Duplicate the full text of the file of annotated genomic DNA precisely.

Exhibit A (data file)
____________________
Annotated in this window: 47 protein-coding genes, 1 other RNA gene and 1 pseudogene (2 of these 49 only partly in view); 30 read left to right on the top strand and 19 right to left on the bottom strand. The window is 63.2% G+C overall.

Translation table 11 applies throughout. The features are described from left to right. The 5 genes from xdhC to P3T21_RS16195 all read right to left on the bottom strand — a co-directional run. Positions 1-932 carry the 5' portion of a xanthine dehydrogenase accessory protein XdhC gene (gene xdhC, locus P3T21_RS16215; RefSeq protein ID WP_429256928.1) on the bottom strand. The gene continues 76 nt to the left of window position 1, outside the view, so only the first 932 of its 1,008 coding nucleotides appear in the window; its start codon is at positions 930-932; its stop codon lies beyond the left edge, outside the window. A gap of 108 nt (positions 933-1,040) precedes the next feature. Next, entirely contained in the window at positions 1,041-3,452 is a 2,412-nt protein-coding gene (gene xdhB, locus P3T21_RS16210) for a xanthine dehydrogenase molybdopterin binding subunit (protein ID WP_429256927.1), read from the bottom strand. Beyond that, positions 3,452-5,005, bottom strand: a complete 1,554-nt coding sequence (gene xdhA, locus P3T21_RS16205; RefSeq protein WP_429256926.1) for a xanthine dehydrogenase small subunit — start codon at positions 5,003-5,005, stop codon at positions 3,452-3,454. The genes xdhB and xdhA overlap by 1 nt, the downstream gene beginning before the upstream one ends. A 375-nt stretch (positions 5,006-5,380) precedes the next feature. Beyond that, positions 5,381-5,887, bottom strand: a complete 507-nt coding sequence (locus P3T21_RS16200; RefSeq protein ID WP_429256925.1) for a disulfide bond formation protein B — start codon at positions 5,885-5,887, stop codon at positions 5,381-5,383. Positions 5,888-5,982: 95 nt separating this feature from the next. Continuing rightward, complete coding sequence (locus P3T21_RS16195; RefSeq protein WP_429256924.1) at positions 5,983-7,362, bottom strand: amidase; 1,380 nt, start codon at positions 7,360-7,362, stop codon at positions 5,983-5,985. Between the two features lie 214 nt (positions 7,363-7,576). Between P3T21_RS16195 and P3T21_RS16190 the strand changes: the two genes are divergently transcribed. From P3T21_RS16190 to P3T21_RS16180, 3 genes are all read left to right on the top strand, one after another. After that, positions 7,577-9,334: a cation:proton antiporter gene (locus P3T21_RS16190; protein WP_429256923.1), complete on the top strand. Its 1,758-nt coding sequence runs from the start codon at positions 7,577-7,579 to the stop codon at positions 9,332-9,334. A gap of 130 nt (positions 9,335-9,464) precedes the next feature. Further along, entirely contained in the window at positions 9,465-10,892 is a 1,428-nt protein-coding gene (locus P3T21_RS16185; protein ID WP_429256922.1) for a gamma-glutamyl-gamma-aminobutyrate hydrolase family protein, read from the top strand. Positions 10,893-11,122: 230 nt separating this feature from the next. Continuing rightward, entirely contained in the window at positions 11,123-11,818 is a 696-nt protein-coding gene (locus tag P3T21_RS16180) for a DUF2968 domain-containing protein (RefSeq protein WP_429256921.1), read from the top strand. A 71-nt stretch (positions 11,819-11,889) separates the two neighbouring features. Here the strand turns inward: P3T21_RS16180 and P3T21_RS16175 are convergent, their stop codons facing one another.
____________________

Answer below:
Annotated in this window: 47 protein-coding genes, 1 other RNA gene and 1 pseudogene (2 of these 49 only partly in view); 30 read left to right on the top strand and 19 right to left on the bottom strand. The window is 63.2% G+C overall.

Translation table 11 applies throughout. The features are described from left to right. The 5 genes from xdhC to P3T21_RS16195 all read right to left on the bottom strand — a co-directional run. Positions 1-932 carry the 5' portion of a xanthine dehydrogenase accessory protein XdhC gene (gene xdhC, locus P3T21_RS16215; RefSeq protein ID WP_429256928.1) on the bottom strand. The gene continues 76 nt to the left of window position 1, outside the view, so only the first 932 of its 1,008 coding nucleotides appear in the window; its start codon is at positions 930-932; its stop codon lies beyond the left edge, outside the window. A gap of 108 nt (positions 933-1,040) precedes the next feature. Next, entirely contained in the window at positions 1,041-3,452 is a 2,412-nt protein-coding gene (gene xdhB, locus P3T21_RS16210) for a xanthine dehydrogenase molybdopterin binding subunit (protein ID WP_429256927.1), read from the bottom strand. Beyond that, positions 3,452-5,005, bottom strand: a complete 1,554-nt coding sequence (gene xdhA, locus P3T21_RS16205; RefSeq protein WP_429256926.1) for a xanthine dehydrogenase small subunit — start codon at positions 5,003-5,005, stop codon at positions 3,452-3,454. The genes xdhB and xdhA overlap by 1 nt, the downstream gene beginning before the upstream one ends. A 375-nt stretch (positions 5,006-5,380) precedes the next feature. Beyond that, positions 5,381-5,887, bottom strand: a complete 507-nt coding sequence (locus P3T21_RS16200; RefSeq protein ID WP_429256925.1) for a disulfide bond formation protein B — start codon at positions 5,885-5,887, stop codon at positions 5,381-5,383. Positions 5,888-5,982: 95 nt separating this feature from the next. Continuing rightward, complete coding sequence (locus P3T21_RS16195; RefSeq protein WP_429256924.1) at positions 5,983-7,362, bottom strand: amidase; 1,380 nt, start codon at positions 7,360-7,362, stop codon at positions 5,983-5,985. Between the two features lie 214 nt (positions 7,363-7,576). Between P3T21_RS16195 and P3T21_RS16190 the strand changes: the two genes are divergently transcribed. From P3T21_RS16190 to P3T21_RS16180, 3 genes are all read left to right on the top strand, one after another. After that, positions 7,577-9,334: a cation:proton antiporter gene (locus P3T21_RS16190; protein WP_429256923.1), complete on the top strand. Its 1,758-nt coding sequence runs from the start codon at positions 7,577-7,579 to the stop codon at positions 9,332-9,334. A gap of 130 nt (positions 9,335-9,464) precedes the next feature. Further along, entirely contained in the window at positions 9,465-10,892 is a 1,428-nt protein-coding gene (locus P3T21_RS16185; protein ID WP_429256922.1) for a gamma-glutamyl-gamma-aminobutyrate hydrolase family protein, read from the top strand. Positions 10,893-11,122: 230 nt separating this feature from the next. Continuing rightward, entirely contained in the window at positions 11,123-11,818 is a 696-nt protein-coding gene (locus tag P3T21_RS16180) for a DUF2968 domain-containing protein (RefSeq protein WP_429256921.1), read from the top strand. A 71-nt stretch (positions 11,819-11,889) separates the two neighbouring features. Here the strand turns inward: P3T21_RS16180 and P3T21_RS16175 are convergent, their stop codons facing one another.